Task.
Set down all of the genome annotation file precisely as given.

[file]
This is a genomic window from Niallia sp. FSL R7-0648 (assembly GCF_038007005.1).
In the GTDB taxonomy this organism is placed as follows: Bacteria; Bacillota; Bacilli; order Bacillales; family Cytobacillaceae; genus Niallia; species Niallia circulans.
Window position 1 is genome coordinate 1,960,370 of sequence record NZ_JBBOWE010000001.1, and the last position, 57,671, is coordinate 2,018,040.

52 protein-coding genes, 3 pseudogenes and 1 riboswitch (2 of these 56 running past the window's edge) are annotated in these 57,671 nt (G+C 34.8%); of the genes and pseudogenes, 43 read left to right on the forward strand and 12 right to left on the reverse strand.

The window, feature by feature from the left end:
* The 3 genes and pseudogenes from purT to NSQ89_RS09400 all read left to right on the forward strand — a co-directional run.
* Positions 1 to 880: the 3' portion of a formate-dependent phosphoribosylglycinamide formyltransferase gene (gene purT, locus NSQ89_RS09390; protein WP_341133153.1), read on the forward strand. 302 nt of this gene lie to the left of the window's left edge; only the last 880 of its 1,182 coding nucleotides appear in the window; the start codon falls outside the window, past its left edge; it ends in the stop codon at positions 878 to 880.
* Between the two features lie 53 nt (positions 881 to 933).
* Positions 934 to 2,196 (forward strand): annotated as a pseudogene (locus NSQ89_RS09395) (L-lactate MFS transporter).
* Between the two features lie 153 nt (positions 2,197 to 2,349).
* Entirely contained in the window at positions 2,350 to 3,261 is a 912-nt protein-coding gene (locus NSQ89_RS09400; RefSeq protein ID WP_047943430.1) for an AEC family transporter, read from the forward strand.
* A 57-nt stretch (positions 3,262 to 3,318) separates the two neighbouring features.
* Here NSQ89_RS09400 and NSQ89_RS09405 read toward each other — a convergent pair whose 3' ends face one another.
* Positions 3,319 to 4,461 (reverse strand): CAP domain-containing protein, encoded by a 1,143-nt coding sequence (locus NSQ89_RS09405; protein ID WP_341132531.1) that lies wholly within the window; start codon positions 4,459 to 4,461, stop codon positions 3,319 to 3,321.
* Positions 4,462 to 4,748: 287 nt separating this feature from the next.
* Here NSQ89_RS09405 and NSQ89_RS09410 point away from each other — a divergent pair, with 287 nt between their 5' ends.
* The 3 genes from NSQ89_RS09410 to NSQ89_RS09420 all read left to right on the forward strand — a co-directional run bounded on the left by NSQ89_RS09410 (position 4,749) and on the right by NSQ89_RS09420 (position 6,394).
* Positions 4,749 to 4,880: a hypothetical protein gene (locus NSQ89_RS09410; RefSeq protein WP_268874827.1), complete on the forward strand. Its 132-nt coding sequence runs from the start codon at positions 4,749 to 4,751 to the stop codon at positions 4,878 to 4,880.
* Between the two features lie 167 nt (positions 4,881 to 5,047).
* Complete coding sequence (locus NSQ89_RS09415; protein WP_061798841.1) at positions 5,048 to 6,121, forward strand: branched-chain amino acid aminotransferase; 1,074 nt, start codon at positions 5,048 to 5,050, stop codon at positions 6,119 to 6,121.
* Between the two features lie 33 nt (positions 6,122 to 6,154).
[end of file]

This is a genomic window from Niallia sp. FSL R7-0648 (assembly GCF_038007005.1).
In the GTDB taxonomy this organism is placed as follows: Bacteria; Bacillota; Bacilli; order Bacillales; family Cytobacillaceae; genus Niallia; species Niallia circulans.
Window position 1 is genome coordinate 1,960,370 of sequence record NZ_JBBOWE010000001.1, and the last position, 57,671, is coordinate 2,018,040.

52 protein-coding genes, 3 pseudogenes and 1 riboswitch (2 of these 56 running past the window's edge) are annotated in these 57,671 nt (G+C 34.8%); of the genes and pseudogenes, 43 read left to right on the forward strand and 12 right to left on the reverse strand.

The window, feature by feature from the left end:
* The 3 genes and pseudogenes from purT to NSQ89_RS09400 all read left to right on the forward strand — a co-directional run.
* Positions 1 to 880: the 3' portion of a formate-dependent phosphoribosylglycinamide formyltransferase gene (gene purT, locus NSQ89_RS09390; protein WP_341133153.1), read on the forward strand. 302 nt of this gene lie to the left of the window's left edge; only the last 880 of its 1,182 coding nucleotides appear in the window; the start codon falls outside the window, past its left edge; it ends in the stop codon at positions 878 to 880.
* Between the two features lie 53 nt (positions 881 to 933).
* Positions 934 to 2,196 (forward strand): annotated as a pseudogene (locus NSQ89_RS09395) (L-lactate MFS transporter).
* Between the two features lie 153 nt (positions 2,197 to 2,349).
* Entirely contained in the window at positions 2,350 to 3,261 is a 912-nt protein-coding gene (locus NSQ89_RS09400; RefSeq protein ID WP_047943430.1) for an AEC family transporter, read from the forward strand.
* A 57-nt stretch (positions 3,262 to 3,318) separates the two neighbouring features.
* Here NSQ89_RS09400 and NSQ89_RS09405 read toward each other — a convergent pair whose 3' ends face one another.
* Positions 3,319 to 4,461 (reverse strand): CAP domain-containing protein, encoded by a 1,143-nt coding sequence (locus NSQ89_RS09405; protein ID WP_341132531.1) that lies wholly within the window; start codon positions 4,459 to 4,461, stop codon positions 3,319 to 3,321.
* Positions 4,462 to 4,748: 287 nt separating this feature from the next.
* Here NSQ89_RS09405 and NSQ89_RS09410 point away from each other — a divergent pair, with 287 nt between their 5' ends.
* The 3 genes from NSQ89_RS09410 to NSQ89_RS09420 all read left to right on the forward strand — a co-directional run bounded on the left by NSQ89_RS09410 (position 4,749) and on the right by NSQ89_RS09420 (position 6,394).
* Positions 4,749 to 4,880: a hypothetical protein gene (locus NSQ89_RS09410; RefSeq protein WP_268874827.1), complete on the forward strand. Its 132-nt coding sequence runs from the start codon at positions 4,749 to 4,751 to the stop codon at positions 4,878 to 4,880.
* Between the two features lie 167 nt (positions 4,881 to 5,047).
* Complete coding sequence (locus NSQ89_RS09415; protein WP_061798841.1) at positions 5,048 to 6,121, forward strand: branched-chain amino acid aminotransferase; 1,074 nt, start codon at positions 5,048 to 5,050, stop codon at positions 6,119 to 6,121.
* Between the two features lie 33 nt (positions 6,122 to 6,154).